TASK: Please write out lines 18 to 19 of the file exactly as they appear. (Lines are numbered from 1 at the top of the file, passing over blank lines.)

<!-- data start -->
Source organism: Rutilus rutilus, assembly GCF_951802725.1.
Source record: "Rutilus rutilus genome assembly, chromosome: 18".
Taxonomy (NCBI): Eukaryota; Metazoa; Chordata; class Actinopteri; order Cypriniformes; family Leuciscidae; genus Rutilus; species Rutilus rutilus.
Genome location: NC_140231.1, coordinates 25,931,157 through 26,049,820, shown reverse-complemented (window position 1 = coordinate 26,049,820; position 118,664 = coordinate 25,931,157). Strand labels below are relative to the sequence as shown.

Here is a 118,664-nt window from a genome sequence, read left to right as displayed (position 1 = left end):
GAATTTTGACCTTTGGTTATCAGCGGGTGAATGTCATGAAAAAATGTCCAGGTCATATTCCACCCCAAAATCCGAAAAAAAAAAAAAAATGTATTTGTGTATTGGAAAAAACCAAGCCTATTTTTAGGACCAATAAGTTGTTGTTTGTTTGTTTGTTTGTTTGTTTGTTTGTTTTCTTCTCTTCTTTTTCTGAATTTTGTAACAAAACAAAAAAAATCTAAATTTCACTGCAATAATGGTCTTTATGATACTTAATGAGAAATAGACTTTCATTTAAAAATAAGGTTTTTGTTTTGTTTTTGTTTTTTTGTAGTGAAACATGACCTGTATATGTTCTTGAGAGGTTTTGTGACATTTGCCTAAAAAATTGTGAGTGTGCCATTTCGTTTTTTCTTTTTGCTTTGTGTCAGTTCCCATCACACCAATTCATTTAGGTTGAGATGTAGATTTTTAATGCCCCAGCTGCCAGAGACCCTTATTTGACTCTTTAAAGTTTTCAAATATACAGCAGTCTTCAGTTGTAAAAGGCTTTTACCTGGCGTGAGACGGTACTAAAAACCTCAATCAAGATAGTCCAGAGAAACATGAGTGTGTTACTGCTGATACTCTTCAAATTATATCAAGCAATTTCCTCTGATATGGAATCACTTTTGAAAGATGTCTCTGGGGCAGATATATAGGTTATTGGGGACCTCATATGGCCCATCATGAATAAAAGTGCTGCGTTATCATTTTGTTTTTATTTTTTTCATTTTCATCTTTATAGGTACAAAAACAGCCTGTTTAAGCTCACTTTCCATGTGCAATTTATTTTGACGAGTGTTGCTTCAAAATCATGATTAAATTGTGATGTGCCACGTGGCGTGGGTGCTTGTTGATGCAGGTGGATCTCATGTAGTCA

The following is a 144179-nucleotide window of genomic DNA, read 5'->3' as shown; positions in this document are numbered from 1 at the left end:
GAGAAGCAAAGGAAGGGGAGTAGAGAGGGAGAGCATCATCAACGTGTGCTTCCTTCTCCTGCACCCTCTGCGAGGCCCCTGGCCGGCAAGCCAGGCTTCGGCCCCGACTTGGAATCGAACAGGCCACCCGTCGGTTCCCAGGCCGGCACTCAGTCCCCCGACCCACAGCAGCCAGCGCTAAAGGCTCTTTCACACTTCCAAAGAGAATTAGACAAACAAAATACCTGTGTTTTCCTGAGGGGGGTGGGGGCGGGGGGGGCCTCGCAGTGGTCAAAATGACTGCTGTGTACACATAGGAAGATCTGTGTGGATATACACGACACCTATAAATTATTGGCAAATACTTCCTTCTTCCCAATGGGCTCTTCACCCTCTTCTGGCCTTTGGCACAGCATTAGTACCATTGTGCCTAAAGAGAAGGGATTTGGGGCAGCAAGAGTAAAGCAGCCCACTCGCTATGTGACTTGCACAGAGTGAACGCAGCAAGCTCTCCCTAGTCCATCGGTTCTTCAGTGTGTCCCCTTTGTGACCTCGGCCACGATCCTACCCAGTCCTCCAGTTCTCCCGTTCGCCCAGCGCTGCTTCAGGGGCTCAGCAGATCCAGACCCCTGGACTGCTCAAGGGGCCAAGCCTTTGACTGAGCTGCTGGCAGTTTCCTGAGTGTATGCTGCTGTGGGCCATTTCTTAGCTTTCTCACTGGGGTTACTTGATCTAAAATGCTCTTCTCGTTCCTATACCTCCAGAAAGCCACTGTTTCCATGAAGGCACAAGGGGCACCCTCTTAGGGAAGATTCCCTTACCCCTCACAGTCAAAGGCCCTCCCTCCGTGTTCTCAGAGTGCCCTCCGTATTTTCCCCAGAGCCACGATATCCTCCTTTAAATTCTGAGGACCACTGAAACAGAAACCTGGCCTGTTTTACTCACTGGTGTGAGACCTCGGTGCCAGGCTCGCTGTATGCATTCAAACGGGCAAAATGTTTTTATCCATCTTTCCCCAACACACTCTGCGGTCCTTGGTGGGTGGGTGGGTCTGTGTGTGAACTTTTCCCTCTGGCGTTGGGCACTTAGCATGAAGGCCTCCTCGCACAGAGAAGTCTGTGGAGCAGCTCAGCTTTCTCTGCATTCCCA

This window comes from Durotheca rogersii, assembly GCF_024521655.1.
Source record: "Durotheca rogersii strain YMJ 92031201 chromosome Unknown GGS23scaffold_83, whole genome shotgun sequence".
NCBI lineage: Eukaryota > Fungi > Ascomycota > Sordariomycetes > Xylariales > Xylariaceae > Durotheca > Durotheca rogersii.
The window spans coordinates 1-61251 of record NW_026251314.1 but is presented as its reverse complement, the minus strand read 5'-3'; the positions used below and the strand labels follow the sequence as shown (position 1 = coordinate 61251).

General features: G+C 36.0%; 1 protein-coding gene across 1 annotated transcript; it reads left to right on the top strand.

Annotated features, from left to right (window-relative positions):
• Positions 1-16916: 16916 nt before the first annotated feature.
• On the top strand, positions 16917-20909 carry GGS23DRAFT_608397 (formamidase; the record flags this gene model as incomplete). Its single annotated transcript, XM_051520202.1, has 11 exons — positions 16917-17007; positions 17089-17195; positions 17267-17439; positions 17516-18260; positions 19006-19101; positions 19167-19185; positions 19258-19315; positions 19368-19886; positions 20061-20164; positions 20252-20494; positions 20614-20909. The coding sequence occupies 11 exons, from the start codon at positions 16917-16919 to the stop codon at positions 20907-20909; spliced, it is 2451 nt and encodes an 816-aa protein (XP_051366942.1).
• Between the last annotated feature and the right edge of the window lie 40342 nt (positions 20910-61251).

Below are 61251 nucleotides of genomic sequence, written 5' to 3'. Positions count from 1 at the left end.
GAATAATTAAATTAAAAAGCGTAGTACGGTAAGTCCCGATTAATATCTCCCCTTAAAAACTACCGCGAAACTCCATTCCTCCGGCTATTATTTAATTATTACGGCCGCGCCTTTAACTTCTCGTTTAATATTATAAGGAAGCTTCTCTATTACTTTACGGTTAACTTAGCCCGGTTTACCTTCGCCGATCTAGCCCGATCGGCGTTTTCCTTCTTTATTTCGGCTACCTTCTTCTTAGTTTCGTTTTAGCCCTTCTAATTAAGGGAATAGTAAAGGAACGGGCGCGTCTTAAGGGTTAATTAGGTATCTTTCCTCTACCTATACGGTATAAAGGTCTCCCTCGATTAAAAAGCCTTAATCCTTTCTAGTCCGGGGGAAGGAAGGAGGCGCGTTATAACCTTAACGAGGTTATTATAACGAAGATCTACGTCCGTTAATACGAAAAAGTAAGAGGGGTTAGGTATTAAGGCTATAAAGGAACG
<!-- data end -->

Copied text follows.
Below are 61251 nucleotides of genomic sequence, written 5' to 3'. Positions count from 1 at the left end.
GAATAATTAAATTAAAAAGCGTAGTACGGTAAGTCCCGATTAATATCTCCCCTTAAAAACTACCGCGAAACTCCATTCCTCCGGCTATTATTTAATTATTACGGCCGCGCCTTTAACTTCTCGTTTAATATTATAAGGAAGCTTCTCTATTACTTTACGGTTAACTTAGCCCGGTTTACCTTCGCCGATCTAGCCCGATCGGCGTTTTCCTTCTTTATTTCGGCTACCTTCTTCTTAGTTTCGTTTTAGCCCTTCTAATTAAGGGAATAGTAAAGGAACGGGCGCGTCTTAAGGGTTAATTAGGTATCTTTCCTCTACCTATACGGTATAAAGGTCTCCCTCGATTAAAAAGCCTTAATCCTTTCTAGTCCGGGGGAAGGAAGGAGGCGCGTTATAACCTTAACGAGGTTATTATAACGAAGATCTACGTCCGTTAATACGAAAAAGTAAGAGGGGTTAGGTATTAAGGCTATAAAGGAACG